March 22

Marketing, Sales and Green Lantern Golf



I’m going to take a moment to talk about a different part of Green Lantern Golf.

As you may or may not know, GLG isn’t just some dude randomly babbling on a computer.  Nope.  I build, repair and fit clubs, too!  I’m multi-talented!

Carbon Steel Golf Club Heads

I do simple things, like regripping.  I’ve done kids clubs and adult clubs.  Male and female.  I build all of my own clubs!

ladies driver
looks sharp, doesn’t it?

I also pride myself on not screwing people when it comes to charging them.

When I was learning all of this, one of the first books I got was The Modern Guide to Golf Club Making.  It was a good book, to be sure, but one thing stuck in my head (paraphrasing:)

Charge people THREE (3!) times the cost of the components

To be perfectly honest, that seems like a lot.  I’m not going to lie; I love Hireko Golf’s stuff.  But let’s break this down:

  • Clubhead: $75 (Acer XV)
  • Shaft: $380 (Graphite Design Tour AD BB-8; I went extreme in price.  Plus, I wanted to make a BB-8 reference)
Total cuteness. Image Souce: Wikipedia

He’s just so damn cute!  Where was I?  Oh, yeah…

  • Grip: $11.99 (Champ C8; again, going extreme for effect)
  • Miscellaneous (ferrule, tape, etc.): $10

Components alone, the total is $476.99.  Now, times that by three: $1,430.97.

Fourteen hundred dollars for a driver?!  It gives me Forrest Whitaker eye just thinking about it (if you’re reading, sorry, Forrest!).

marketing, sales, and green lantern golf gave me forest whitaker eye!
My post gave me Forest Whittaker eye! Reason #451 why I’m going to hell… (source)

Related: The trials and tribulations of building golf clubs

But you know what?  I’m worth that.  I know I am… but that’s not who I am.

Golf is on the decline, according to The Economist.  That doesn’t sit well with me.  We know that cost and time flip-flop between #1 and #2 as the biggest problems with golf.  It has for many years now.

I aim to do something about both.  I won’t gouge you that bad… unless you want to be 😉

Plan A: no fitting, just building to my standards.  There’s a base price for clubs, built with Hireko heads and TWGT shafts.  Any upgrades will add to the price.

Plan B: static fitting, which you can do here.  Same base price and materials as in Plan A.  I really, really want you to take this option.  My standards will be good to get you playing effectively, but with more information, I can build a more precise set if you don’t want to get dynamically fitted (or are very shy).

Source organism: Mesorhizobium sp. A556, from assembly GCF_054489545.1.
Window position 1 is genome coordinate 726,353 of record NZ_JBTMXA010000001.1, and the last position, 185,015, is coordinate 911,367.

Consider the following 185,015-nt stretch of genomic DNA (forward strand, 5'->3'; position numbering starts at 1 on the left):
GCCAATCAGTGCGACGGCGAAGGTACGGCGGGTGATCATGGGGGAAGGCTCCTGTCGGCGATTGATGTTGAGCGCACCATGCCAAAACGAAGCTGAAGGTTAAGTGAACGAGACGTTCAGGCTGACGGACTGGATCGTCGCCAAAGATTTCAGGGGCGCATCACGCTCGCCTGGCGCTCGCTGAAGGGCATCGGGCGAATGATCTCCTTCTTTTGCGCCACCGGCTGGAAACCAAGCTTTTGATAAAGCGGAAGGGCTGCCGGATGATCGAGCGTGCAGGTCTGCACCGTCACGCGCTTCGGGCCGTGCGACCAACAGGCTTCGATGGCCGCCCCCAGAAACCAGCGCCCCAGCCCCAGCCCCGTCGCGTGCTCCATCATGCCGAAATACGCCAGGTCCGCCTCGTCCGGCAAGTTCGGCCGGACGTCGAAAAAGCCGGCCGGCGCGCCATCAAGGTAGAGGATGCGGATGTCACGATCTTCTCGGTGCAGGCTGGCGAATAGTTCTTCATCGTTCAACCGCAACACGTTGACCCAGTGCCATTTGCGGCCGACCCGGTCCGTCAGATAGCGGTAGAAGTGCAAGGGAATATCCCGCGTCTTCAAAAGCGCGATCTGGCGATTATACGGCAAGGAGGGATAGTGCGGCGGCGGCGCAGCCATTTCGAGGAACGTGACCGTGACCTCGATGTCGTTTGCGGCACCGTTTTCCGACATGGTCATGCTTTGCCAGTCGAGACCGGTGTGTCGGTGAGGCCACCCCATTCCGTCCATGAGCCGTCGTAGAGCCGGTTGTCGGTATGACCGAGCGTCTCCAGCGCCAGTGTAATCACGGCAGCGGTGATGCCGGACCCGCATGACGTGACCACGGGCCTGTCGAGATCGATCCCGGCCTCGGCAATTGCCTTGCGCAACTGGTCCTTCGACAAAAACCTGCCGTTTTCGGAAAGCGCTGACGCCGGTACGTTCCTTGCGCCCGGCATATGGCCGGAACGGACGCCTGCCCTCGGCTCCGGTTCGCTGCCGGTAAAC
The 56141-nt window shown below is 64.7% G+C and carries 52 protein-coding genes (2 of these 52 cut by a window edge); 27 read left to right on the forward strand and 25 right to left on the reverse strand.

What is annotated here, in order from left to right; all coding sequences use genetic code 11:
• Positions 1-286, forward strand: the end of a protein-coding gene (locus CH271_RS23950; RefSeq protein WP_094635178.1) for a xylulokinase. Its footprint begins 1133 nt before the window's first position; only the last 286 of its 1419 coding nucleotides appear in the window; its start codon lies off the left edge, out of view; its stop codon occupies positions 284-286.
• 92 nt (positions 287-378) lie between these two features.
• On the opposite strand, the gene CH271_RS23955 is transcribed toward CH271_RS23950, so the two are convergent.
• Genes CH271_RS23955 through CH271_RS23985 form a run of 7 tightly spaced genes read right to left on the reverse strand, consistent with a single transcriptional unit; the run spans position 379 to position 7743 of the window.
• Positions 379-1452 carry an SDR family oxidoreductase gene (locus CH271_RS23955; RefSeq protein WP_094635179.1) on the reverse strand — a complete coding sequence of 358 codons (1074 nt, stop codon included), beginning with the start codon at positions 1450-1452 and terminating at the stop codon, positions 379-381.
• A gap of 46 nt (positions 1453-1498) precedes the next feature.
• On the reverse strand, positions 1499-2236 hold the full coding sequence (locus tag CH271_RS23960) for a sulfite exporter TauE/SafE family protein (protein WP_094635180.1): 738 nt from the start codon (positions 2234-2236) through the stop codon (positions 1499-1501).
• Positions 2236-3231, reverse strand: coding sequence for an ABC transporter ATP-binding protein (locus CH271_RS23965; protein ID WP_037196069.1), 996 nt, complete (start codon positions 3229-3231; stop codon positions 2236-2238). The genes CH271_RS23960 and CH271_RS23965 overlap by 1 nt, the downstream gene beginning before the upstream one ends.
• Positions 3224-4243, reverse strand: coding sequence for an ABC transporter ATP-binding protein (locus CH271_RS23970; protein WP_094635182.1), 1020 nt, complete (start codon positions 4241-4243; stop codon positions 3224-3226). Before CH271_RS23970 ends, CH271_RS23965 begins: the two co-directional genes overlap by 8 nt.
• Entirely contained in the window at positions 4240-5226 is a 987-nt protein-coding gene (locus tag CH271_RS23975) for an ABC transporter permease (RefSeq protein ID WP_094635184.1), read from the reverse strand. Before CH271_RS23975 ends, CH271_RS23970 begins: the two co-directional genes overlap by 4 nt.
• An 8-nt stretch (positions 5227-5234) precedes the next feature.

Plan C: dynamic fitting (in-person only).  There’s a base price for each club style, built with my standard inventory, plus $50 for the fitting fee.  Want a different shaft and/or grip, it’s gonna cost extra.  If you buy from me that day, I’ll wave the fitting fee.

I think that’s fair for both me and you.  My rationale is, I can handle the work.  I want to make money, yes, and I need to cover my operating costs.  But I want to get more people out there- not taking only a handful of people and boning them.

If you want less-expensive components, I can find them for you.  If you want uber-expensive components, I can find those, too.

I like the term “less-expensive”.  The stuff I gravitate to isn’t cheap; it’s cost-effective.  It’s stuff I’ve either gamed in the past or are currently gaming; I have no problems standing up for their quality and effectiveness.


Per Tom Wishon, there are only “a handful” of foundries in the world (located in Asia) that can handle making golf clubs.  The same people, on the same machines, are making golf clubs for every OEM in the business.

They save money by foregoing big ad campaigns and Tour sponsorships.  Believe me, it makes a big difference in costs to you.

Are you still wasting money on golf shafts, with nothing to show for it?

Have you ever heard of Stroh’s beer?  For the life of me, I can’t remember where I read it- feel free to lend me a hand- but they were struggling with sales at one point (long ago).  They hired a marketing guy, trying to save the business.

The marketing guy took ordinary things- the one I remember the most was that they used water from the river behind the shop to make the beer- and promoted that in their ad campaign.

Simple, right?  Take an ordinary thing and make it extraordinary.

Well, that’s what the big-name OEMs do.  They don’t really do anything fancy.  Move a little weight here, a little there.  Fancy crown paint jobs.  All this stuff had been done when the woods were actually made of wood!

The thing is, they aren’t technically lying.  They can say the things they do work, but it doesn’t have to be an across-the-board improvement for everyone.

Anyone that’s ever demo’d handfuls of drivers off-the-rack can tell you that.  Some work with you, some refuse to.  That’s not really how you should buy clubs, though.  You need to be custom-fitted.

The point is, while they aren’t really lying, they’re not exactly being truthful.  They should be saying “YMMV”… but they’re in the business of making money.

That’s life, but if you’ve been reading Green Lantern Golf, you should know that you dictate how much you want to spend, on what you want.  A good fitting will handle the rest.

We can get there together.



About the author 

Justin Blair

Justin Blair is the founder of Green Lantern Golf. When he isn't bringing his 10+ years of excellent craftsmanship experience to golf club fitting, building, and repair, he's geeking out about Star Wars (he's watched them all about 8,437 times!) and things like the MCU and LOTR, he's drinking mead and craft brews. If you wanna know more, check out my About Page!

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